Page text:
Writers working on projects that are destined to be published—to be read—can struggle with nerves.
We edit our words before they have a chance to breathe on the page.
We hold back our true feelings and opinions.
We forget to play with language.
Serious Writers Need to Play
I tend to encourage my clients to move toward practical goals, to create work that is going to be published.
But at the same time, I also encourage writers to play, to get past the gates we put in front of ourselves and try to tap into those first thoughts without fear of being misunderstood.
If you’re a writer taking yourself a little too seriously, I have just the thing for you today—a writing exercise you can play with in your writing journal, where nobody will see it.
The Creative Writing Exercise: A Three-Line Poem
This one comes from Imaginative Writing by Janet Burroway. When you’re done, you’ll end up with a three-line poem (24).
Each of the lines has a template you can follow.
➤ Line 1: abstraction + verb + place
➤ Line 2: describe attire
➤ Line 3: summarize an action
Here’s one of her examples.
Hunger yells in the hallway,
draped in cymbals;
he stomps and shouts, “Hear me now!”
Notice how she plays with the template.
- “Hunger” is the abstraction
- “Yells” is the verb
- “In the hallway” is the place
Line 2: “Draped in cymbals” is her way of describing some attire.
Line 3: “He stomps and shouts, ‘Hear me now!'” describes action.
It’s okay if your poems come out a little weird or kooky. That’s part of the fun of it.
Your Turn: Try It!
You’re putting together ideas and images and creating something fresh—have fun with it!
Don’t overthink the noun, the verb, or the action. Simply play.
Join Others in The Art & Craft of Writing
This offers a taste of some of the exercises we are going to play with in The Art and Craft of Writing.
If you’re reading this before August 29, 2022, you have a chance to sign up for a fall intensive I’m running: an eight-week program designed to help you get input on your writing while you learn literary techniques and put them into practice. You’ll get eyes on your work from peers in the cohort and from me, as well!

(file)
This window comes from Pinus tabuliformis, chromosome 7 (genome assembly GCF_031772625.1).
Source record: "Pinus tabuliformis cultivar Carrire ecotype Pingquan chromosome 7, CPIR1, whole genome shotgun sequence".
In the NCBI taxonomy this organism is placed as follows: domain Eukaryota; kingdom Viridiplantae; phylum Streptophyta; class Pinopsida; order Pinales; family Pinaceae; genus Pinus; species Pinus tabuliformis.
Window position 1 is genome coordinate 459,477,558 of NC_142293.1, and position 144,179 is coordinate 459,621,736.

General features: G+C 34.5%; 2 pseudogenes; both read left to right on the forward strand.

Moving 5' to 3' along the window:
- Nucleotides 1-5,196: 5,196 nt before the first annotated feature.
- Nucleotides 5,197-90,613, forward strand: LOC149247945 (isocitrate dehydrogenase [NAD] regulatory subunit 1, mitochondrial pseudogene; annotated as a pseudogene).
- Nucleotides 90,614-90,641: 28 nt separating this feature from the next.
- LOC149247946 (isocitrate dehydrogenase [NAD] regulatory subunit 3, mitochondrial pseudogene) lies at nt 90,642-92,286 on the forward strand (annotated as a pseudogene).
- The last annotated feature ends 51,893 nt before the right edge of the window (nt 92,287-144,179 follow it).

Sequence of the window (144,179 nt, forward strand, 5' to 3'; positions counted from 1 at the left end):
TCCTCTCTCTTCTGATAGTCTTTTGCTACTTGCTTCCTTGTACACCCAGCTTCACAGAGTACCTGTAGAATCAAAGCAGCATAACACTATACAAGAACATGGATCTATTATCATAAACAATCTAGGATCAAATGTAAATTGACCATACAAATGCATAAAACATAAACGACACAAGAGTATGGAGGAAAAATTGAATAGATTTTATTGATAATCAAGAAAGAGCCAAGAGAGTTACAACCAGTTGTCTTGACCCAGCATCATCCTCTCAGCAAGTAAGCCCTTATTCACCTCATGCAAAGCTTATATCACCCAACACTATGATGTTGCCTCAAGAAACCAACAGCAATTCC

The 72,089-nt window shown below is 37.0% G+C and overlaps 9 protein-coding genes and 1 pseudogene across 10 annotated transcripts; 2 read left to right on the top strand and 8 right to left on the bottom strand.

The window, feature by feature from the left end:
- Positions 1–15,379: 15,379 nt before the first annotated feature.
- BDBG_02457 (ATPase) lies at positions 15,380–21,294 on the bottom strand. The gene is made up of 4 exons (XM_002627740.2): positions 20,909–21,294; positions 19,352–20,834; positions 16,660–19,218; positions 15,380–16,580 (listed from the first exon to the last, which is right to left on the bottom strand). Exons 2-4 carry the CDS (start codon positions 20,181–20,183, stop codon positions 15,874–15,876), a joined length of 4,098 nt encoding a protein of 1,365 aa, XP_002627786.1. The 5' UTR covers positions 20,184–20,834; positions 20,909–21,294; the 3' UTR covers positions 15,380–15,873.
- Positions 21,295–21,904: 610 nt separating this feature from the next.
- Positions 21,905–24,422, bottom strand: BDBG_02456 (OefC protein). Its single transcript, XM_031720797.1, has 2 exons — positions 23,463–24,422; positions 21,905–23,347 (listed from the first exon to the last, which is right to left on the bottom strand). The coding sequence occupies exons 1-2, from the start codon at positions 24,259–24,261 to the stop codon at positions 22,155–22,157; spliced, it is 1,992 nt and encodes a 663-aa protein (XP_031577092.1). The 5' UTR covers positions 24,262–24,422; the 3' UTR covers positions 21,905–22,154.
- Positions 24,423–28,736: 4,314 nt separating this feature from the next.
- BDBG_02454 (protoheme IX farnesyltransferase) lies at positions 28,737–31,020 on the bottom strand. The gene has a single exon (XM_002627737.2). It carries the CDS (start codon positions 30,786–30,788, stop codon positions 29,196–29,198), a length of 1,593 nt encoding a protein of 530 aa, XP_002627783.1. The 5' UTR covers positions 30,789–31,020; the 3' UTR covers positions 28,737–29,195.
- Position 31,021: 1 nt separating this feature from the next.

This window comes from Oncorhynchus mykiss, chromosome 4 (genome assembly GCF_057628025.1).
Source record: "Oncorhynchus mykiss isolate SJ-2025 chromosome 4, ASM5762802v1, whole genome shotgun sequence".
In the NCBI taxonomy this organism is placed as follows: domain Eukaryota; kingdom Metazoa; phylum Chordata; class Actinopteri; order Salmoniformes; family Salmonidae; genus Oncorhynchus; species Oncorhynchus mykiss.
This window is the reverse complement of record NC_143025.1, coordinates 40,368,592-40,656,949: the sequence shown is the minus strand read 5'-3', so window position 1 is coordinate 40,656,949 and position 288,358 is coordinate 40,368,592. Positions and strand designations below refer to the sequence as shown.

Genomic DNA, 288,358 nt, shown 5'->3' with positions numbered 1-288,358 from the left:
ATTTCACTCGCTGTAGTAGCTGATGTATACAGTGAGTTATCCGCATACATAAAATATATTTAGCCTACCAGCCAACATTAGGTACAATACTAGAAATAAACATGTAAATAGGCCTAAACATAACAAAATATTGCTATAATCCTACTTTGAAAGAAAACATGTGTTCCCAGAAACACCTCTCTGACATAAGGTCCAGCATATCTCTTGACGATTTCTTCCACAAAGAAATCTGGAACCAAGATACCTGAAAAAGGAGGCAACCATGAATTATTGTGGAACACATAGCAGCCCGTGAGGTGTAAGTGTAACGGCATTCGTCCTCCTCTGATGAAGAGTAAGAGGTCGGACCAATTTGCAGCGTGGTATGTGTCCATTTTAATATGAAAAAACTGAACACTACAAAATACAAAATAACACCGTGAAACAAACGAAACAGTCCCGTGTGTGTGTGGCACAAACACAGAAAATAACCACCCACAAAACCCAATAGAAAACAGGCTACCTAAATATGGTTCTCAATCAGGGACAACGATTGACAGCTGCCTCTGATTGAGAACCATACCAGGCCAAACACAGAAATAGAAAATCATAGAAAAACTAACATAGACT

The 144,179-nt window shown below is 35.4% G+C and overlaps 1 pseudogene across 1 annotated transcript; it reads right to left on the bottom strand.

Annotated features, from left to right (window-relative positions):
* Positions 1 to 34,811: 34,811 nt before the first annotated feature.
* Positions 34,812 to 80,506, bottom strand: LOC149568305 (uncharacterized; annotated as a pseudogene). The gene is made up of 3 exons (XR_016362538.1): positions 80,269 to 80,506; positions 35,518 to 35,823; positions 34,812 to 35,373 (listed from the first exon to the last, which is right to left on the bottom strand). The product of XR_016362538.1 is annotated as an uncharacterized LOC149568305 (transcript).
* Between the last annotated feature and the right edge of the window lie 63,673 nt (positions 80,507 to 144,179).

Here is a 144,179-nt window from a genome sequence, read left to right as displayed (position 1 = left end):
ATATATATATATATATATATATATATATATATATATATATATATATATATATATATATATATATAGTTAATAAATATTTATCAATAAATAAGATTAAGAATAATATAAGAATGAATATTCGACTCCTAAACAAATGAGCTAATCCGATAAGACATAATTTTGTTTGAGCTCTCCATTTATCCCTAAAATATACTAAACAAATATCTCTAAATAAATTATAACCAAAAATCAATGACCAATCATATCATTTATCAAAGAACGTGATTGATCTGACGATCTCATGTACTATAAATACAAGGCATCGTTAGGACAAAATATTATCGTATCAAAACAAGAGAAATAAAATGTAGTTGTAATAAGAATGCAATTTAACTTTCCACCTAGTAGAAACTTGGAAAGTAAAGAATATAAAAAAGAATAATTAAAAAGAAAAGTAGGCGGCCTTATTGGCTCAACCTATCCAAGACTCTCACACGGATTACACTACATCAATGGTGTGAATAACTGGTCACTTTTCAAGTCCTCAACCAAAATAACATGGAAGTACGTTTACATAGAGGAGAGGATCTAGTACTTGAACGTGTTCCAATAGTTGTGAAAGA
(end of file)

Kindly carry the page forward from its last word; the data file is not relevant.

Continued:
If you’re coming across this information after the fact, go to annkroeker.com/acw, which will take you to the page where you can sign up if it’s live or get on the waitlist if it’s not.
You don’t have to wait for that or even be in the program to play with writing. You can start today, with this three-line poem.
While you’re playing with your own words in your writing notebook, you don’t have to share anything with anybody. It’s just a chance to warm up—to get the creative juices flowing.
Creative Writing with Your Coach
That said, maybe it helps to know that this writing coach loves to play with words.
Would you like to see what I came up with, just for fun?
Ideas skid across my path;
jaunty in their tilted caps and leprechaun-green suits,
they dance a jig, daring me to catch them.
Time slithers under the bedroom door,
its wrinkled skin sloughing off
as it scrapes the wood and leaves me behind, guilty of pressing snooze once more.
Experiment, Play, and (if you want) Share Your Poem
If you end up writing your own three-line poem and like the way it turned out—and you wouldn’t mind sharing it publicly—drop it into the comments below. Or you could share it with me privately via email.
I’d love to see what you come up with.
As writers, we do the work of writing, but by experimenting with a creative writing exercise now and then, we can also play.
Ready to elevate your writing craft—with a coach to guide you?
Get the direction you need to improve as a writer with The Art & Craft of Writing.
Now enrolling cohorts that launch Jan 9, 2023.
In this eight-week intensive, I’ll help you elevate your writing skills and create a compelling piece you’ll be proud to show an editor or agent. By the end of our time together, you’ll have completed a 3,000-word piece, along with multiple short submissions that invite you to experiment and play with new techniques.
Footnote: Burroway, Janet. Imaginative Writing: The Elements of Craft. Pearson, 2015. Page 24.
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